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Nissan’s Self-Cleaning Car

Nissan has already tried to bring us the self-driving car.  Now the Japanese manufacturer is trialling another innovation that may spell the end of spending Saturday morning out there in the driveway with the chamois leather and buckets of soapy water. Yes, Nissan has unveiled the prototype self-cleaning car.

The self-cleaning property of these Nissans is thanks to the paint finish, so, in theory, it can be applied to any vehicle.  Nissan’s paint boffins have worked with a company from Florida to develop the new paint, with the company from Florida having already put in the hard yards for developing self-cleaning this and that.

The paint finish uses a patented substance called Ultra-Ever Dry. This stuff has chemical and physical properties that make it “super-hydrophobic”. This sounds like it’s something to do with mad dogs with rabies but “hydrophobic” in a chemical sense means that this stuff absolutely hates water. It repels water. This means that water doesn’t cling to it and it just rolls off like… like water off a duck’s back but even more so.

car-washWhat has this got to do with self-cleaning and how is it better than the wax we already put on our cars? Well, water just can’t settle on the surface and neither can anything that contains water. This includes mud, which always contains water. The same applies to bird crap and most other things that get splashed onto cars (including wet concrete, according to the manufacturers). Thanks to the fancy paint finish, all these water-based things just roll off and don’t linger on the paint.  Ultra-Ever Dry also repels some oils as well, meaning that the majority of oil-based substances won’t stick on the paint either.

They have put this finish through its paces. This sort of torture test involved driving through a whole bunch of mud puddles of various consistencies at various speeds and seeing if the mud stuck or not.  In the promo video created by Nissan Europe, you can see mud the consistency of porridge being splattered onto the car. It sticks on the half without the finish but just rolls off the half with the finish (watch it here). You won’t see it in the clip but they also put it through rain, snow, frost and sleet with the same effect.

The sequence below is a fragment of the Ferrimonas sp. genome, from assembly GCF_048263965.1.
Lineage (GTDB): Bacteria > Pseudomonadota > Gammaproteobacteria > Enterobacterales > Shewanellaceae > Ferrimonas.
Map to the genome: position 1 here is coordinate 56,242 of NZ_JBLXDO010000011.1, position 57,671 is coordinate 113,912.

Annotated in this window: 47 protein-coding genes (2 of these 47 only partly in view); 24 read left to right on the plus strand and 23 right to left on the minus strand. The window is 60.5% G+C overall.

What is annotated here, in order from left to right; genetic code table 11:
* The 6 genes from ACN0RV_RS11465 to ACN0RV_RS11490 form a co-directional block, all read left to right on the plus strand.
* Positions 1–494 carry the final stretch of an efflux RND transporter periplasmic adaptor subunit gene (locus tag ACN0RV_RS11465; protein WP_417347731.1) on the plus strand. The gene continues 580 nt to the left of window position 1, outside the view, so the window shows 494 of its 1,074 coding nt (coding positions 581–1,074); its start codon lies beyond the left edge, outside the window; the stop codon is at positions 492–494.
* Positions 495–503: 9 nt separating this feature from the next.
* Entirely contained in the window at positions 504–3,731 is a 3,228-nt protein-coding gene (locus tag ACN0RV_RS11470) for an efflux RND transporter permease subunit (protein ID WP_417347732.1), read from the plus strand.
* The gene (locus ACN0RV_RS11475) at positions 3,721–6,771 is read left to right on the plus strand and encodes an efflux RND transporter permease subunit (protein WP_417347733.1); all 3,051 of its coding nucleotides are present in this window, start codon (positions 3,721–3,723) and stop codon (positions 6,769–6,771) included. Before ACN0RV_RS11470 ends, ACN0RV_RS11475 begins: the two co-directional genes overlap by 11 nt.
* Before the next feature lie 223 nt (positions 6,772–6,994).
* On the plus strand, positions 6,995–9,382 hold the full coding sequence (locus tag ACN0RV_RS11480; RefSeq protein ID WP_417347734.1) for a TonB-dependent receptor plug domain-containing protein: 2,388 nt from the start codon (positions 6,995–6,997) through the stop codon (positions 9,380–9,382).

The finish does more than just keep paint looking good. It also helps protect against rust and corrosion, which nearly always involves water lingering on the metal.

It is possible that the self-cleaning paint finish will be available as an option on some Nissans in the future, although the Nissan Europe clip mentioned above seems to suggest that it may be standard on some new models.

However, even with the self-cleaning paint, the days of soapy water may not be totally at an end. The manufacturers of Ultra-Ever Dry state very clearly that their product can’t be used on glass, especially not car windscreen glass, as it doesn’t dry clear. So we’ll still need to wash the windows.

Ultratech, the people who make the Ultra-Ever Dry, have more information about their and some more video clips  showing what you can make their product do. It’s not just for cars – it’s got a lot of potential.

Those who aren’t into Nissans needn’t despair. It is possible to buy a paint protector containing Ultra-Ever Dry that you can apply to your car but it is not cheap. It’s also not clear if the distributors of this product ship to Australia at the moment.